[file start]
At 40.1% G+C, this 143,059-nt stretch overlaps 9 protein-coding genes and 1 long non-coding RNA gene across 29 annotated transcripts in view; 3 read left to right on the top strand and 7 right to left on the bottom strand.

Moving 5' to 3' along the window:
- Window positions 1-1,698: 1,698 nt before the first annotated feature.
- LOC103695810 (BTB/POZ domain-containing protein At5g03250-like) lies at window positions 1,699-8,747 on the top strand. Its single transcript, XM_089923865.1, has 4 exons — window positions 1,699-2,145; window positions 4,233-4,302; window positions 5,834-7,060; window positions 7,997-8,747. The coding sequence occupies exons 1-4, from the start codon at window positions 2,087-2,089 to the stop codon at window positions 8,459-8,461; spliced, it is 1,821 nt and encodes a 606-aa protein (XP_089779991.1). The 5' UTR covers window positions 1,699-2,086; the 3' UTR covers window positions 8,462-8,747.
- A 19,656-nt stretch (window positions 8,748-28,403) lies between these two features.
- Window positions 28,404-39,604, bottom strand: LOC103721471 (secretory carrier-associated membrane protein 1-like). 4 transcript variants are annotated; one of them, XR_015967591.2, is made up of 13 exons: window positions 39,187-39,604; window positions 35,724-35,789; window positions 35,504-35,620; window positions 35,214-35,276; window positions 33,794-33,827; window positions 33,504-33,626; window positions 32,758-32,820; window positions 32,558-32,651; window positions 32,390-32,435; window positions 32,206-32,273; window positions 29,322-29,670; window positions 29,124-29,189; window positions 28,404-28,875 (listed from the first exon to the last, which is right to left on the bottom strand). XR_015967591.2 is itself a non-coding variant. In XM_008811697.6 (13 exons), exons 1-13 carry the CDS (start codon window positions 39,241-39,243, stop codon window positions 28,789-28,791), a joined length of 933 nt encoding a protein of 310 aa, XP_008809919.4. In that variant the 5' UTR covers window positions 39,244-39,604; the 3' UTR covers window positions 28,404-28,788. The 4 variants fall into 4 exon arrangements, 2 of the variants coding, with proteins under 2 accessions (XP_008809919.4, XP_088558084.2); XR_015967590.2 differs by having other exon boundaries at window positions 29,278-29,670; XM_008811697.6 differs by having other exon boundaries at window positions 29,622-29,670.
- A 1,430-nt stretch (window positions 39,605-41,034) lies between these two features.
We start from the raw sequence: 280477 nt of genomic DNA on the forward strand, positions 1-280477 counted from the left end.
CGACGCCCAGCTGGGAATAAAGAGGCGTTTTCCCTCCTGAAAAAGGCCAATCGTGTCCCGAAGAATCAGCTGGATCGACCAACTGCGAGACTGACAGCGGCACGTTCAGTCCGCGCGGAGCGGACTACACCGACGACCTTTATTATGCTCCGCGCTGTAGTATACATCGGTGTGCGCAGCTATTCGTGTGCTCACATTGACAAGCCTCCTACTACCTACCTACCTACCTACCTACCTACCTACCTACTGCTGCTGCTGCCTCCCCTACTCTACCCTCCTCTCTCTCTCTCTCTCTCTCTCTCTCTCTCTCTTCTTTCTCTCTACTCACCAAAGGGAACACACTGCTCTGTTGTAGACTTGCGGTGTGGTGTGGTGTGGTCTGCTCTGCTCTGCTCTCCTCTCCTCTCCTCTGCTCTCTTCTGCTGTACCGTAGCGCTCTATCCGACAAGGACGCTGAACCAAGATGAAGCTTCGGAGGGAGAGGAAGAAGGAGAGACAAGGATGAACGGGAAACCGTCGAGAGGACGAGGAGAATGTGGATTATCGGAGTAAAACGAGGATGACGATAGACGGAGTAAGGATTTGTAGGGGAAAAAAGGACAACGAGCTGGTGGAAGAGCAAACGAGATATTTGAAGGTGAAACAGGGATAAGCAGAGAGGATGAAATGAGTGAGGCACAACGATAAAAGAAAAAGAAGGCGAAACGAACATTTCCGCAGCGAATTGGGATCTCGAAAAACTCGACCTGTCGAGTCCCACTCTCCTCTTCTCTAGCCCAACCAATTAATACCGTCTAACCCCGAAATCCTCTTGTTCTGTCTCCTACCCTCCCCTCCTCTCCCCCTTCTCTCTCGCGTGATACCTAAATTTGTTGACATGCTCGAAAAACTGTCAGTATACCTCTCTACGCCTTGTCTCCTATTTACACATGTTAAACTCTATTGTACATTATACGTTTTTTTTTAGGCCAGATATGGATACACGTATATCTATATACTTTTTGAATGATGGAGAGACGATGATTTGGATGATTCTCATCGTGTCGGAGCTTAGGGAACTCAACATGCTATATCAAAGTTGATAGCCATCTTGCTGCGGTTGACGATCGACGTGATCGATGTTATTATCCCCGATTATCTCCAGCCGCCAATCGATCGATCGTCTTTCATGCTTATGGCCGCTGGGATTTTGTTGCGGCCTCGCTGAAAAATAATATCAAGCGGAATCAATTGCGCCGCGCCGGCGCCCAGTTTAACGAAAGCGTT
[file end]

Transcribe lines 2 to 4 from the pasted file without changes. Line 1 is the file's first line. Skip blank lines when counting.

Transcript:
Moving 5' to 3' along the window:
- Window positions 1-1,698: 1,698 nt before the first annotated feature.
- LOC103695810 (BTB/POZ domain-containing protein At5g03250-like) lies at window positions 1,699-8,747 on the top strand. Its single transcript, XM_089923865.1, has 4 exons — window positions 1,699-2,145; window positions 4,233-4,302; window positions 5,834-7,060; window positions 7,997-8,747. The coding sequence occupies exons 1-4, from the start codon at window positions 2,087-2,089 to the stop codon at window positions 8,459-8,461; spliced, it is 1,821 nt and encodes a 606-aa protein (XP_089779991.1). The 5' UTR covers window positions 1,699-2,086; the 3' UTR covers window positions 8,462-8,747.